The film’s highlight is actually its first hour, where its moments of character development and male bonding between the three leads make for some enjoyable viewing. There are also a couple of nicely placed comedic gags, such as good guy Jaycee Chan’s grandma, who thinks he’s gay, or a scene where the egotistical Shawn Yue is made to, literally, eat his bullets and then, later, recover them for evidence. The second half, for all its wild action and exploding buildings and shattering glasses (my God do glasses shatter a lot in this movie!), tends to get weighted down by too much stabs at villainy pathos, much of it coming out of left field and reeking of last-minute additions. Can that conversation between Jaycee Chan and Andy On, in the middle of a burning garage, possibly drag on for any longer?
In my review of “Flash Point”, I called it one of the new breed of Hong Kong actioners — gritty, fast, and finely executed, a film that came, saw, conquered, and left. “Invisible Target” is more of the old school, the kind that would fit in nicely with the John Woo actioners of the late ’80s and ’90s, with ludicrous action sequences designed to be cool first and foremost, and filled with cartoonish violence on a grand scale. As such, for those seeking impressive flying kicks, lightning fast fisticuffs, and outrageous stuntwork, “Invisible Target” delivers the goods and then some.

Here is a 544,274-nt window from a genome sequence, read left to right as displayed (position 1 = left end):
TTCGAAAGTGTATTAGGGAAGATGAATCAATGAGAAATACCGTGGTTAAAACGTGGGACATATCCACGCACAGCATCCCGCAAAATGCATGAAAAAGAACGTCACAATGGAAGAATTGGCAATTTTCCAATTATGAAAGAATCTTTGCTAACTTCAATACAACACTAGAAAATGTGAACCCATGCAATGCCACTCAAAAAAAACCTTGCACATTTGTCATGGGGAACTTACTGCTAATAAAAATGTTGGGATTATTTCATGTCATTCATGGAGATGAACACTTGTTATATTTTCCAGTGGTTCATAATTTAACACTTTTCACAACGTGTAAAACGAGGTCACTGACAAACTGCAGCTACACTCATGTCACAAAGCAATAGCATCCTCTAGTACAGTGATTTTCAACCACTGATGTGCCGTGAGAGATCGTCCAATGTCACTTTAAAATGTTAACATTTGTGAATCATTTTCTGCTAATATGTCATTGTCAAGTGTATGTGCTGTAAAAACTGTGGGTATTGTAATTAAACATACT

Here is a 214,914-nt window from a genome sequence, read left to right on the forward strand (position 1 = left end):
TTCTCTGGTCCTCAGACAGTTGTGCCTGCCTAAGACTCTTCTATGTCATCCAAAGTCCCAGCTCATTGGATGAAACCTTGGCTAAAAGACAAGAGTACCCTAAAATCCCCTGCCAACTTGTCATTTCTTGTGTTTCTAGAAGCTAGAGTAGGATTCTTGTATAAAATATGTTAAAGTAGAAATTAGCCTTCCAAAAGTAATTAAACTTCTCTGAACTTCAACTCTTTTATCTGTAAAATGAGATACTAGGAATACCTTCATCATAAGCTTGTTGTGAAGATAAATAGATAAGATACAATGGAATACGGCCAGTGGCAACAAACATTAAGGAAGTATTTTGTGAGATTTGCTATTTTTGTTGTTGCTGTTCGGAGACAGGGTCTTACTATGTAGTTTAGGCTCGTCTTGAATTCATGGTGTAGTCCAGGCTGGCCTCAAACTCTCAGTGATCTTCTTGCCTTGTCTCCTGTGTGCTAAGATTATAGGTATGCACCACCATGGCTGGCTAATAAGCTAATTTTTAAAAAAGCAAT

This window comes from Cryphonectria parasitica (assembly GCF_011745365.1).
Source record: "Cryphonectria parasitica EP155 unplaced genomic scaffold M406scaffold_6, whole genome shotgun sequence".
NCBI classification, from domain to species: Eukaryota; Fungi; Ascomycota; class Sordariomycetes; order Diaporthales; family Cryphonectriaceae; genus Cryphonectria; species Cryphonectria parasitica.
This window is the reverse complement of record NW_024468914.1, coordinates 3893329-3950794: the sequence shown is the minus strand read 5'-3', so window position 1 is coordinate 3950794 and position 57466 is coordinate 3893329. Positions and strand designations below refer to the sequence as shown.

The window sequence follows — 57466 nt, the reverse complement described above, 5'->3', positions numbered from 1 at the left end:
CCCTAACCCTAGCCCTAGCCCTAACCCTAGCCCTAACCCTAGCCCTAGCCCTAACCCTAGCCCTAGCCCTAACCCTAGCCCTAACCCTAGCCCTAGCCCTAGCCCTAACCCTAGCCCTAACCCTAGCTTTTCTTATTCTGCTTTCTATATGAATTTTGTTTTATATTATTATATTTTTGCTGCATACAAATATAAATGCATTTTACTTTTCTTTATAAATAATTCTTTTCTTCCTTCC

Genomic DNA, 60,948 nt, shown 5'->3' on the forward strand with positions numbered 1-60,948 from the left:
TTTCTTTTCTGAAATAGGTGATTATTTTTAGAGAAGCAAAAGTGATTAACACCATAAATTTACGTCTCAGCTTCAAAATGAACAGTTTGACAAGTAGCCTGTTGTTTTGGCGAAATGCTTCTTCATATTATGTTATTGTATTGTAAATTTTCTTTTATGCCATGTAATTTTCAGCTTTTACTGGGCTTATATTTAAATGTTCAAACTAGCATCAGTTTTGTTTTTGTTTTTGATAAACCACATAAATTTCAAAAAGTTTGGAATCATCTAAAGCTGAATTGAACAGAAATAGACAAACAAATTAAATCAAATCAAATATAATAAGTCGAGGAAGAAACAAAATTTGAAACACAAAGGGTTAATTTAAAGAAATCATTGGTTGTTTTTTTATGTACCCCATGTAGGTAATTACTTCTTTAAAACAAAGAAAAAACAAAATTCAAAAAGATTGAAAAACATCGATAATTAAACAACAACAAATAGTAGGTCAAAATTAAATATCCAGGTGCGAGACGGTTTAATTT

Benny Chan (director) / Benny Chan, Chi-man Ling, Melody Lui, Sze-lam Lui (screenplay)
CAST: Nicholas Tse … Chan Chun
Jaycee Chan … Wai King Ho
Shawn Yue … Carson Fong Yik Wei
Jacky Wu … Tien Yeng Seng
Andy On … Tien Yeng Yee
Candy Liu … Ho Ka Yee
Elanne Kwong … Leung Hoi Lam
Sam Lee … Ho Wing Keung